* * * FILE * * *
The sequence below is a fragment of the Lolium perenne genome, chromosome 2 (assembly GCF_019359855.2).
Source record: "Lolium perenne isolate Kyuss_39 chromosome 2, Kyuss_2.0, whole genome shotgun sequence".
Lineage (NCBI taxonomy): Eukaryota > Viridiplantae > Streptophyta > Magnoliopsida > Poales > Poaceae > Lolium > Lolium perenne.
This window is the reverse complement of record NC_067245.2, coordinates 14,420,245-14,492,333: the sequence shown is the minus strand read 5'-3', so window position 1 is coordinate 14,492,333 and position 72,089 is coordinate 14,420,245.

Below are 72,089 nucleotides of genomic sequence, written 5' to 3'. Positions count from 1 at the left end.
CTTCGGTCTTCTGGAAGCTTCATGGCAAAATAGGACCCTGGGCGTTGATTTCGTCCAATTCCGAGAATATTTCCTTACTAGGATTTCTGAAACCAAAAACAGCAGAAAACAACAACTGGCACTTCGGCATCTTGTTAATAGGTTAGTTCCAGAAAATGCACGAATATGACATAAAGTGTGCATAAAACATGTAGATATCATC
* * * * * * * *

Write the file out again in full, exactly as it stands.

The sequence below is a fragment of the Lolium perenne genome, chromosome 2 (assembly GCF_019359855.2).
Source record: "Lolium perenne isolate Kyuss_39 chromosome 2, Kyuss_2.0, whole genome shotgun sequence".
Lineage (NCBI taxonomy): Eukaryota > Viridiplantae > Streptophyta > Magnoliopsida > Poales > Poaceae > Lolium > Lolium perenne.
This window is the reverse complement of record NC_067245.2, coordinates 14,420,245-14,492,333: the sequence shown is the minus strand read 5'-3', so window position 1 is coordinate 14,492,333 and position 72,089 is coordinate 14,420,245.

Below are 72,089 nucleotides of genomic sequence, written 5' to 3'. Positions count from 1 at the left end.
CTTCGGTCTTCTGGAAGCTTCATGGCAAAATAGGACCCTGGGCGTTGATTTCGTCCAATTCCGAGAATATTTCCTTACTAGGATTTCTGAAACCAAAAACAGCAGAAAACAACAACTGGCACTTCGGCATCTTGTTAATAGGTTAGTTCCAGAAAATGCACGAATATGACATAAAGTGTGCATAAAACATGTAGATATCATC